K-means is a popular clustering algorithm that groups similar data points together into clusters. It is an iterative process that involves dividing a dataset into a specified number of clusters (K) and then assigning each data point to the cluster with the closest mean.
For example, let’s say we have a dataset of five 2D points, represented by the coordinates (x,y): (1,2), (3,4), (5,6), (7,8), and (9,10). If we want to group these points into two clusters, we can use the K-means algorithm to find the cluster centers and assign each point to the closest cluster.
First, we need to randomly select two points as the initial cluster centers. Let’s say we choose (1,2) and (9,10) as the initial cluster centers. We then calculate the distance between each point and the two cluster centers using the Euclidean distance formula. This will give us the following distances:
Point (1,2): distance to (1,2) = 0, distance to (9,10) = 13.4
Point (3,4): distance to (1,2) = 2.8, distance to (9,10) = 10.6
Point (5,6): distance to (1,2) = 5.7, distance to (9,10) = 8.6
Point (7,8): distance to (1,2) = 8.5, distance to (9,10) = 6.4
Point (9,10): distance to (1,2) = 13.4, distance to (9,10) = 0
Since the distances are different, each point will be assigned to the cluster with the closest center. In this case, (1,2) and (3,4) will be assigned to the first cluster, while (5,6), (7,8), and (9,10) will be assigned to the second cluster.
Once the initial assignment is made, the algorithm will then update the cluster centers by calculating the mean of all the points assigned to each cluster. In this example, the first cluster center will be updated to (2,3) and the second cluster center will be updated to (7,8).
The K-means algorithm then repeats this process of assignment and update until the cluster centers converge, meaning they no longer change with each iteration. This can be determined using a stopping criterion, such as a maximum number of iterations or a threshold for the change in the cluster centers.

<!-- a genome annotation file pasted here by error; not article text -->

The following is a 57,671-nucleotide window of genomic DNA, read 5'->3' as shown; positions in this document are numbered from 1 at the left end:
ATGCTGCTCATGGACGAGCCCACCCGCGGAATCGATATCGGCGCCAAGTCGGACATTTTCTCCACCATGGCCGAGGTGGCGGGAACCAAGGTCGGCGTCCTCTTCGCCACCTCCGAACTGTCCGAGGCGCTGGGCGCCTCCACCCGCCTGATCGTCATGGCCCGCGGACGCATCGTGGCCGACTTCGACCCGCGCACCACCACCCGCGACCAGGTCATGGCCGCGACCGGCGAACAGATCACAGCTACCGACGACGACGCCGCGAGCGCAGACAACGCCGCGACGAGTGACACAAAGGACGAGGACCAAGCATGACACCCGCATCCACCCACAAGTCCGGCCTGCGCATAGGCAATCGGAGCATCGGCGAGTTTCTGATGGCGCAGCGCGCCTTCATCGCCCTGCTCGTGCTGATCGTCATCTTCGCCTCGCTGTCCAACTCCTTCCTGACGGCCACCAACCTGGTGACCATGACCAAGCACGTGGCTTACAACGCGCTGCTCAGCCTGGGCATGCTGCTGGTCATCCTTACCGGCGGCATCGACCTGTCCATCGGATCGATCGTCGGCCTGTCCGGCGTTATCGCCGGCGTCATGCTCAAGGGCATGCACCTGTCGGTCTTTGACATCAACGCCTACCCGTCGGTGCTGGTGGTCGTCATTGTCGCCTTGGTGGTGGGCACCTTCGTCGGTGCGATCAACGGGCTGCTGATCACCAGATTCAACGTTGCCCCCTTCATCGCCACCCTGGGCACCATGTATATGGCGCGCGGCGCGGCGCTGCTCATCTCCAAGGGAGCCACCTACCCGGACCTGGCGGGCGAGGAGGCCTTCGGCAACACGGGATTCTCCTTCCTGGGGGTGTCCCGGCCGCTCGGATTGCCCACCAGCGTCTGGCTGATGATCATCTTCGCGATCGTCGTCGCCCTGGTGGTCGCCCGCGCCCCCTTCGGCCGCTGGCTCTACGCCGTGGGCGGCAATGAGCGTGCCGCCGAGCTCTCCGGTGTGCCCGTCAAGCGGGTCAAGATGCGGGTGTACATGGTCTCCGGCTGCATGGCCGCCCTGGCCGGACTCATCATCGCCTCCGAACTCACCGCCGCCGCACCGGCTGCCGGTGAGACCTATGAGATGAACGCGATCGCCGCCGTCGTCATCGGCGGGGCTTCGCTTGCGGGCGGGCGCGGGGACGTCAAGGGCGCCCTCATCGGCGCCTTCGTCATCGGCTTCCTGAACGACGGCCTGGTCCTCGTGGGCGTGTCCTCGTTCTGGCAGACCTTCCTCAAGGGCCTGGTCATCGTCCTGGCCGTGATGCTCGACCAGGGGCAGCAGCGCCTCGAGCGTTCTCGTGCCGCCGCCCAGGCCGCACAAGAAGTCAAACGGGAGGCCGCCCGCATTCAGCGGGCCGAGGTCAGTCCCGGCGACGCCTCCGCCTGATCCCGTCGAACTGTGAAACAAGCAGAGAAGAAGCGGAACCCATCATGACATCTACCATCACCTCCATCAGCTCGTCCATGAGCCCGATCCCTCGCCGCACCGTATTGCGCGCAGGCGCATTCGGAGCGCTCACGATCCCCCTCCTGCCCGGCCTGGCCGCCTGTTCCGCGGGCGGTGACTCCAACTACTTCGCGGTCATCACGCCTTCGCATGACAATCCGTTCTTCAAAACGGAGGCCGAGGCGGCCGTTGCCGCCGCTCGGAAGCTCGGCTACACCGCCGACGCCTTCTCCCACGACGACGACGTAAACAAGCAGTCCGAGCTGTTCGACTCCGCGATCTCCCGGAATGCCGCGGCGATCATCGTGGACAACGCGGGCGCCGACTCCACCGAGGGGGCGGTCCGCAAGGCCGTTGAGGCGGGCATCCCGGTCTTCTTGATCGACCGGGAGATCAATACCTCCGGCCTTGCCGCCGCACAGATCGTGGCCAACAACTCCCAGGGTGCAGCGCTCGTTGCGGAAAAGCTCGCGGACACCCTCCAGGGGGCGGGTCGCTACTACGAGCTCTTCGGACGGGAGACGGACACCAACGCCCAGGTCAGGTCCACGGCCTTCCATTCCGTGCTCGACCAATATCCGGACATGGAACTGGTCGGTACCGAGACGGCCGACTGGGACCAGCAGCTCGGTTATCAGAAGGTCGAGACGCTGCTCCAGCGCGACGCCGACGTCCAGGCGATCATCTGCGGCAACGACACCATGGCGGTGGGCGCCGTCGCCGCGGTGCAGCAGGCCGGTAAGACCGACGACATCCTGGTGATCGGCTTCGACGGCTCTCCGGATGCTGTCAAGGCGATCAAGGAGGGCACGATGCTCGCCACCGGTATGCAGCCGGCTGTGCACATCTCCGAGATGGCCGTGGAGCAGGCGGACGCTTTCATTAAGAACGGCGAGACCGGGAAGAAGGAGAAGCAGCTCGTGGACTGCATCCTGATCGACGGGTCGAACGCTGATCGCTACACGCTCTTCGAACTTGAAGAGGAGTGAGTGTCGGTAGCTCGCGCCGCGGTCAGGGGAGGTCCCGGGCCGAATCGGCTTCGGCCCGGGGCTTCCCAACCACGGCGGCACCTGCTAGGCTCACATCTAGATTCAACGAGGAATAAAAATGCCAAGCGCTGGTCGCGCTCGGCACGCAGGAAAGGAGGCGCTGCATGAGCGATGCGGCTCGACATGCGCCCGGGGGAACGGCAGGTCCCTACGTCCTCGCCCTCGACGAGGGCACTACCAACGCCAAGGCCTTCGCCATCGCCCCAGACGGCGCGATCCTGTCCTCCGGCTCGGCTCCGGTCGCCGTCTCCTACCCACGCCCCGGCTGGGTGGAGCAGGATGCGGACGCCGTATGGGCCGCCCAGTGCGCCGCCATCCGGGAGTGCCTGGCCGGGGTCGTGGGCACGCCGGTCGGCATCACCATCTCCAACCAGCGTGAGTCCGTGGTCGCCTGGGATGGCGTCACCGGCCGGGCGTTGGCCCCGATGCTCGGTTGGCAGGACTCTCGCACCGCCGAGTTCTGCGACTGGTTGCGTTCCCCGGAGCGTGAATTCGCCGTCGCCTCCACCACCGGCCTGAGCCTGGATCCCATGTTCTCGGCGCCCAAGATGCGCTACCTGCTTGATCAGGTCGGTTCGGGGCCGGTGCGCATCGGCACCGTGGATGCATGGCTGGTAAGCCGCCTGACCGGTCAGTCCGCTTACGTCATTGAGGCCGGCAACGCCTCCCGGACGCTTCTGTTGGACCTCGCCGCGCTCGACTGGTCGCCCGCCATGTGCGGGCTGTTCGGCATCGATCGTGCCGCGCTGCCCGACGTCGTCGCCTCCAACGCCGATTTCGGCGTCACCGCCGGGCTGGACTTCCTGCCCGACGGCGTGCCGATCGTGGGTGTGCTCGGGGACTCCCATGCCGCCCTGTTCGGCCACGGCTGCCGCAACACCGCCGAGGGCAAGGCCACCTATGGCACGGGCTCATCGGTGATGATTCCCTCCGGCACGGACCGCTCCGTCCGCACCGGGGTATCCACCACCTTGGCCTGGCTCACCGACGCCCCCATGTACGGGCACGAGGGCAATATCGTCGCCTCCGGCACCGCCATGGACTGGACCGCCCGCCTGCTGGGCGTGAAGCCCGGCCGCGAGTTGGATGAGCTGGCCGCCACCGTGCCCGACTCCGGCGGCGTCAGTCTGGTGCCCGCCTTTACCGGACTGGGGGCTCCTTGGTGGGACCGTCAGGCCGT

Once the algorithm has converged, the final cluster centers and assignments will be the result of the K-means algorithm. In our example, the final cluster centers would be (2,3) and (7,8) and the final assignments would be (1,2) and (3,4) in the first cluster, and (5,6), (7,8), and (9,10) in the second cluster.
Another example of K-means clustering can be seen in the context of customer segmentation. Imagine a retail company with a large customer base that wants to group its customers into different segments based on their purchasing behavior. The company collects data on the products each customer has purchased, the amount they have spent, and the frequency of their purchases.
Using the K-means algorithm, the company can group its customers into different segments, such as high-value customers, frequent shoppers, and occasional buyers. The algorithm will use the data on customer purchases to find the cluster centers for each segment and assign each customer to the appropriate cluster.
The K-means algorithm is a simple and effective way to group similar data points together into clusters. It can be applied to a wide range of problems, from clustering 2D points to customer segmentation. By iteratively updating the cluster centers and assignments, K-means can quickly and accurately group data into meaningful clusters.